Posted by: communitycop | March 8, 2008

Detective Tells of Tense Hours on Night of Sean Bell Shooting

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Published: March 4, 2008

The first undercover detective to enter an exotic dancing club in Queens hours before the fatal shooting of Sean Bell had misgivings from the start, telling his lieutenant he was uncomfortable with the size and rowdiness of the crowd at Club Kalua, the detective testified on Monday.

Inside the Sean Bell Shooting Trial

“There’s more guys; it’s a lot rowdier,” the detective, Hispolito Sanchez, 36, said he told Lt. Gary Napoli that night, Nov. 24, 2006. A fellow detective, Gescard F. Isnora, sat beside him, but Detective Sanchez was concerned about a man “looking at me hard” from across the room. “I didn’t feel comfortable,” he testified. But he said he became more at ease when a third detective, Marc Cooper, joined them.

The detective’s testimony at the trial of Detectives Isnora, Cooper and Michael Oliver was the first from a police officer who was inside Club Kalua during the hours before the shooting, which occurred early Nov. 25. Detective Sanchez also said that he had overheard an argument between Mr. Bell’s friends and another man, and that one of Mr. Bell’s friends said, “Yo, go get my gun.”

Detective Sanchez was not involved in the shooting, in which five officers fired 50 rounds, killing Mr. Bell and wounding his two friends, Joseph Guzman and Trent Benefield. The detective’s recollection of that night, told before Justice Arthur J. Cooperman, who is hearing the case without a jury, stopped just short of the shooting as testimony ended for the day.

Investigators, including Detective Sanchez, had conducted a similar prostitution and drug operation a few nights earlier, on Nov. 22, which ended with the arrests of two women. Detective Sanchez said that when he returned on the night of Nov. 24, teaming up with Detectives Isnora and Cooper, he saw a man, Mr. Guzman, arguing with someone inside.

He testified that Detective Isnora told him that he had overheard a man in a Chicago White Sox cap tell a woman that he would “take care of” a man she had had a problem with earlier, and that the man in the cap indicated a bulge in his clothing, as if he were armed.

Shortly before closing time, Detective Sanchez said, he saw that the two other detectives had left, and he left, too. He said that he saw them outside among about 20 customers, and that Detective Isnora told him he had retrieved his gun, which he could not carry into the club.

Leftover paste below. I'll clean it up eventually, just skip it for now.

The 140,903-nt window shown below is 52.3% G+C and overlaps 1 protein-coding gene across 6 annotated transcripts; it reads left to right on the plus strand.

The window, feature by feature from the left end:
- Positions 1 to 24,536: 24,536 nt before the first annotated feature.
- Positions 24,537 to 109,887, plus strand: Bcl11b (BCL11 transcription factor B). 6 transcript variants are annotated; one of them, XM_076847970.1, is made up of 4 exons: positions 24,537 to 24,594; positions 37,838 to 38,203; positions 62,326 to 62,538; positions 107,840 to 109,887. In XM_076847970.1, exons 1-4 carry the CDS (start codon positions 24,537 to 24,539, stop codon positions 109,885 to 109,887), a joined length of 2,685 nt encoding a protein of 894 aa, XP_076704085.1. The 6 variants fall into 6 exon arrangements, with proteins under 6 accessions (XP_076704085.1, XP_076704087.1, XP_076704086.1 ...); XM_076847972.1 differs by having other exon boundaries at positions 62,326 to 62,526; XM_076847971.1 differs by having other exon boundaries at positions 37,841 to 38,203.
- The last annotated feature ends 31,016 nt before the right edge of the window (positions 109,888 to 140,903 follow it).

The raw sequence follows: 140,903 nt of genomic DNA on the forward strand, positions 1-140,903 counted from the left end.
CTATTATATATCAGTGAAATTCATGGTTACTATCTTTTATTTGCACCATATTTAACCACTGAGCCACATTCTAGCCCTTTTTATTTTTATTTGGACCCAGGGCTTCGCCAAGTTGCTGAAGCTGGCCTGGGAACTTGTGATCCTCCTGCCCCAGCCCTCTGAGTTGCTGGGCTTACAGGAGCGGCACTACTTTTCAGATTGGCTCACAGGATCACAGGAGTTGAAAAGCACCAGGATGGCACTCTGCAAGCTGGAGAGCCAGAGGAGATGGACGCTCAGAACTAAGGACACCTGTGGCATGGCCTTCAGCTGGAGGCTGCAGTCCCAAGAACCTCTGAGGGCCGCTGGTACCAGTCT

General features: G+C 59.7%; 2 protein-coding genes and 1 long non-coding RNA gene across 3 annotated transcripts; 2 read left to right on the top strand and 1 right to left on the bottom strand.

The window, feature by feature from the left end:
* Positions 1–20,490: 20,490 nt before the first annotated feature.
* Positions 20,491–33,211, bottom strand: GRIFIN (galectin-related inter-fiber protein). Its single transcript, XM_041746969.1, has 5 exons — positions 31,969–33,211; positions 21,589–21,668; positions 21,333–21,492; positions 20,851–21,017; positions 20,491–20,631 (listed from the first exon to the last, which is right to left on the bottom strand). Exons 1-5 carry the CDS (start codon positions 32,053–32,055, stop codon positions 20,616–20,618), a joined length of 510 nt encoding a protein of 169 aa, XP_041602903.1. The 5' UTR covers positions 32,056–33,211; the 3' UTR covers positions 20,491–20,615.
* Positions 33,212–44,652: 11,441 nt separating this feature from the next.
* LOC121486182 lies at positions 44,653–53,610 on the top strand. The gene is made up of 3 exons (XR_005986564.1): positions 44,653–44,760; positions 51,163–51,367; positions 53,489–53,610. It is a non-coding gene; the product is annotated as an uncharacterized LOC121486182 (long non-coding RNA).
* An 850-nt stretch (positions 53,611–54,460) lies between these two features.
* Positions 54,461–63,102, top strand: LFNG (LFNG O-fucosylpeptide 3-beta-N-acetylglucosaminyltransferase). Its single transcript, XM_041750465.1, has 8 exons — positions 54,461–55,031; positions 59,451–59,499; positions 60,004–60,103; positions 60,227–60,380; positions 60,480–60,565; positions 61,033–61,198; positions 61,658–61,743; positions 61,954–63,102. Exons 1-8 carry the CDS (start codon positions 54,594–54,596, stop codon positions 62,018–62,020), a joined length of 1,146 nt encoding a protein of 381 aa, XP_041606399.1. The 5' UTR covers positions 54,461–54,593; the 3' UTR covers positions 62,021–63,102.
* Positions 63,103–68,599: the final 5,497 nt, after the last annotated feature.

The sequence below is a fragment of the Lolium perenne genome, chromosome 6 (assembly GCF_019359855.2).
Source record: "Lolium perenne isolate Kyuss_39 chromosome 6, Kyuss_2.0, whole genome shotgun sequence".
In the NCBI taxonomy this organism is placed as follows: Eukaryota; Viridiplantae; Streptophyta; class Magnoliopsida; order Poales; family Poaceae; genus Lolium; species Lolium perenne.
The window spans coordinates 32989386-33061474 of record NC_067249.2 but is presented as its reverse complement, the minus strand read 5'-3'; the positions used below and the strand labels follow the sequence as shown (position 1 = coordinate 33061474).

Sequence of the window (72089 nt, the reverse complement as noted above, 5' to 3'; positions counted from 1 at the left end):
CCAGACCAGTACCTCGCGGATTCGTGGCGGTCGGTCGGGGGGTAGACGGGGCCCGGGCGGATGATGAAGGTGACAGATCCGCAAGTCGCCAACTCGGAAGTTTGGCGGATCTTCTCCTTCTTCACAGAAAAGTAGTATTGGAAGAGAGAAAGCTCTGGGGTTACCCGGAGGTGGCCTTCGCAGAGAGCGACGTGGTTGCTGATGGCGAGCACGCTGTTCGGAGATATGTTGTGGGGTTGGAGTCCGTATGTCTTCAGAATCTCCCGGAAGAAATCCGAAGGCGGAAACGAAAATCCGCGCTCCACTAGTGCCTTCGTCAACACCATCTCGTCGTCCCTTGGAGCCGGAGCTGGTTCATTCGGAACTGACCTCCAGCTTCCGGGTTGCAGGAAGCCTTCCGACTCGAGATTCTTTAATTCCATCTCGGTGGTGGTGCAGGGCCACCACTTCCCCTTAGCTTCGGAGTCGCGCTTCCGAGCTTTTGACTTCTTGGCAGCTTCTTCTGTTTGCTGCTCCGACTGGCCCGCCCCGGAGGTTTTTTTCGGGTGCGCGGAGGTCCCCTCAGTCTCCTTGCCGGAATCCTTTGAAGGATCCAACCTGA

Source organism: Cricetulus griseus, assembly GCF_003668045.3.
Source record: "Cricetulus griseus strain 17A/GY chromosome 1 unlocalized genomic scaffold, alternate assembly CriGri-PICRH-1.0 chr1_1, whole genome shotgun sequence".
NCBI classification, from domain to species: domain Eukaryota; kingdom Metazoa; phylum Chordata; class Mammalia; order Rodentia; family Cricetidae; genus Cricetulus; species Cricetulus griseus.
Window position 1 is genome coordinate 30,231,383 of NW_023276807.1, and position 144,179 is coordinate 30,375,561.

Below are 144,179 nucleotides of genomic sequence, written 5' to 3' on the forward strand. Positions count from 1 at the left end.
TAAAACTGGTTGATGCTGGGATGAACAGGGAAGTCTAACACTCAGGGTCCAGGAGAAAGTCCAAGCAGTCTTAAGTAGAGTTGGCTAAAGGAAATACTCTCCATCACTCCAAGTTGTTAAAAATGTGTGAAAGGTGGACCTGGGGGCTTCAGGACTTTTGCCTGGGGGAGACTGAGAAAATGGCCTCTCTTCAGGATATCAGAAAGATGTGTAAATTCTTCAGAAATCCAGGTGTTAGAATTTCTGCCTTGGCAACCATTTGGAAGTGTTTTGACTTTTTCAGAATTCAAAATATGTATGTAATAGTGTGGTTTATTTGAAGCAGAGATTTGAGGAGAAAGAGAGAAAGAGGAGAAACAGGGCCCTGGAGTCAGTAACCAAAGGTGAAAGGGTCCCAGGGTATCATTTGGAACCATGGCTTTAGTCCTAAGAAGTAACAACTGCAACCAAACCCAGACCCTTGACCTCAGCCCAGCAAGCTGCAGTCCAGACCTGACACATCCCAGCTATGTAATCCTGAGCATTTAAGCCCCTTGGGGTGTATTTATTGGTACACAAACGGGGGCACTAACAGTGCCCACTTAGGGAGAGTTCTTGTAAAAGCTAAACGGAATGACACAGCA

Then Detective Sanchez said he overheard an argument between Mr. Guzman and a man standing near a sport utility vehicle in front of the club. During the argument, Mr. Bell approached and said they should all beat the man up, and Mr. Guzman said twice, “Yo, go get my gun,” Detective Sanchez said.

The man near the S.U.V. said nothing, he said. “He had his right hand in his jacket. He shot Sean Bell a look,” Detective Sanchez said.

Then Mr. Bell and his friends walked toward Liverpool Street. Detective Sanchez said he called Lieutenant Napoli and passed the phone to Detective Isnora, who followed Mr. Bell.

Detective Sanchez said he stayed behind.

Other testimony on Monday, from the first paramedics and emergency medical technicians to arrive after the shooting, described the frantic efforts to save Mr. Bell, who was in his car and had no pulse. One emergency medical technician administered cardiopulmonary resuscitation while a paramedic with an air balloon also tried to resuscitate Mr. Bell.

On cross examination, the paramedic, Lt. Elise Hanlon, testified that when she arrived on Liverpool shortly after receiving the call at 4:14 a.m., there was another ambulance parked in the area where most of the 50 police shell casings would later be found. The defense is expected to raise the possibility that the ambulance jostled the shell casings, contaminating the evidence.

Firefighter Mark Massa helped treat one of the wounded, Mr. Benefield. He said that Mr. Benefield appeared to be sober, which contradicted the defense’s portrayal of Mr. Bell’s bachelor party as a drunken affair. He also said he could not tell whether the wound in Mr. Benefield’s right buttock was an entrance or an exit wound, raising the possibility that prosecutors might suggest he was shot while running away.


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